ANSWERS: 3
  • If I understood the question correctly, your friend is right, though you can split the difference a bit. The VP, to be qualified to be VP, must be qualified to hold the office of President. So any former President who had previously served his two term limit would not then be eligible to be Vice-President. (He would, however, be eligible if he had left office after only one term.) For what it is worth, I work on Capitol Hill and have some background in this.
  • 1-17-2017 Considering the way a president looks after leaving office, and the fact that he doesn't ever have to work again, and the fact that a vp has no power, it seems unlikely that a former president would want the job.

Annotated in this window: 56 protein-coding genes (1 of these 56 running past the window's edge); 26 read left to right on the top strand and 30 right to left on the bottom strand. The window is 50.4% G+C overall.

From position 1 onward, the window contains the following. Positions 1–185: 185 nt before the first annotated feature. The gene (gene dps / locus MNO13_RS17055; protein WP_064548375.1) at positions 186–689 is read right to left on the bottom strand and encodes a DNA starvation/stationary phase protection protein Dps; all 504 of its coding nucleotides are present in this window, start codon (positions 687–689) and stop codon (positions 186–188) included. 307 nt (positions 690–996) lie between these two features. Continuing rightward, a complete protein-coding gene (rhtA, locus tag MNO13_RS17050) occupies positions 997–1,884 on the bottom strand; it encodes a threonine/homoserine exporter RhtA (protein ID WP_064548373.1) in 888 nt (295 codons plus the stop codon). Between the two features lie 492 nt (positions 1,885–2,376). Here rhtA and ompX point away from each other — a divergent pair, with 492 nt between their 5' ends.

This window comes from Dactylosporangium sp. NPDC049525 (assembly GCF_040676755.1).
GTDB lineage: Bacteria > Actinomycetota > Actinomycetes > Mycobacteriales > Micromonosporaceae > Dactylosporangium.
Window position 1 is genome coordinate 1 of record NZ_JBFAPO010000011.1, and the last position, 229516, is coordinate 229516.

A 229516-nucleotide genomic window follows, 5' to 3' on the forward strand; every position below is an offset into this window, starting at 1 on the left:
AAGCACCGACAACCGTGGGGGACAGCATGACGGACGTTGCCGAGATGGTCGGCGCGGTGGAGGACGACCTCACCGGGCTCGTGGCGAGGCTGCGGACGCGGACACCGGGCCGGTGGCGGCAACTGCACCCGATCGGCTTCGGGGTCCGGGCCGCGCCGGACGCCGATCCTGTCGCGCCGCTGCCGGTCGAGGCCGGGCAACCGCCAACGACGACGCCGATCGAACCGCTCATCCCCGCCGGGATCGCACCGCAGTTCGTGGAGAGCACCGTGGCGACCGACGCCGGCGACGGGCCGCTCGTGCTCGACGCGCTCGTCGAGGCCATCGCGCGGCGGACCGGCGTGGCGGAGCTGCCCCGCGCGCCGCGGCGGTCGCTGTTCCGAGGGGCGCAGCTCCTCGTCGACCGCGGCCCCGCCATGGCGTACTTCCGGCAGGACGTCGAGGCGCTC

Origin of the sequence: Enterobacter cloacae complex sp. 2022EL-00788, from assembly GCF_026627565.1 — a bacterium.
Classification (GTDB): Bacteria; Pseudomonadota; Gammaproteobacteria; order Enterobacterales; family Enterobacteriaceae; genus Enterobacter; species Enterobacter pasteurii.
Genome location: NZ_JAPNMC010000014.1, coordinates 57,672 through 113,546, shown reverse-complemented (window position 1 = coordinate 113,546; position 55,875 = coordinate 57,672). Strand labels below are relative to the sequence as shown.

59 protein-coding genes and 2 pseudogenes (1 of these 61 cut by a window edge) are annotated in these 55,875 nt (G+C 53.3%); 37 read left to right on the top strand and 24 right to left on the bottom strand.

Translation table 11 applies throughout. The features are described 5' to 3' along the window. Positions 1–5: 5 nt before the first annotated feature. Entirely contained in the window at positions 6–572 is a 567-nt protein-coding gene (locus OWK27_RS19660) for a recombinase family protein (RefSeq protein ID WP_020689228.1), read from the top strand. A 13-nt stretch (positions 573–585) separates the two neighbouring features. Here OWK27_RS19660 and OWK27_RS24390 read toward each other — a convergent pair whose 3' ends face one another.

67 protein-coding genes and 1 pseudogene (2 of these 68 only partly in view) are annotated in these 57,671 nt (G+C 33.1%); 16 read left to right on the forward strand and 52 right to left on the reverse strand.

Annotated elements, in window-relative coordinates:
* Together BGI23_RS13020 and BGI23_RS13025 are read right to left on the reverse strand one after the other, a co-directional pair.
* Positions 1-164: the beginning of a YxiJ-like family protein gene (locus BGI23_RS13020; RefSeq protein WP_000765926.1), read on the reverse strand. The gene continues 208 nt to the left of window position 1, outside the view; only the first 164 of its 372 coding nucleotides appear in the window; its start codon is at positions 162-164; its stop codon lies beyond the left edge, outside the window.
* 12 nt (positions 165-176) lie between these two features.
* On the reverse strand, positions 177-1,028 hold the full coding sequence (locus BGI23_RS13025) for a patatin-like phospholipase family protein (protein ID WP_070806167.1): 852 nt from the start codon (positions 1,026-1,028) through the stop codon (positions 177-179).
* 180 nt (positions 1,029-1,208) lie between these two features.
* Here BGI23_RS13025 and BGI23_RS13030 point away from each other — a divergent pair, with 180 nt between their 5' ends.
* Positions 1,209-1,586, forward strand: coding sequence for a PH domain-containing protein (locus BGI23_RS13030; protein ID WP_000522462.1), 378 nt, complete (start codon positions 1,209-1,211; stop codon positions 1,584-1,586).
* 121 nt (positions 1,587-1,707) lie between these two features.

• When it comes to question of this nature, reference to the US Constitution is a quick way to find an answer. The very last sentence in the 12th Amendment states, "But no person constitutionally ineligible to the office of President shall be eligible to that of Vice-President of the United States." Since the 22nd Amendment limits a person to a total of 2 terms, someone who has served two full terms as President cannot be Vice-president. However, if a person has only served one term as President, then he/she could be Vice-president. There was actually talk for a while of nominating Gerald Ford to be Reagan's running mate in 1980. However, Ford turned down the offer.

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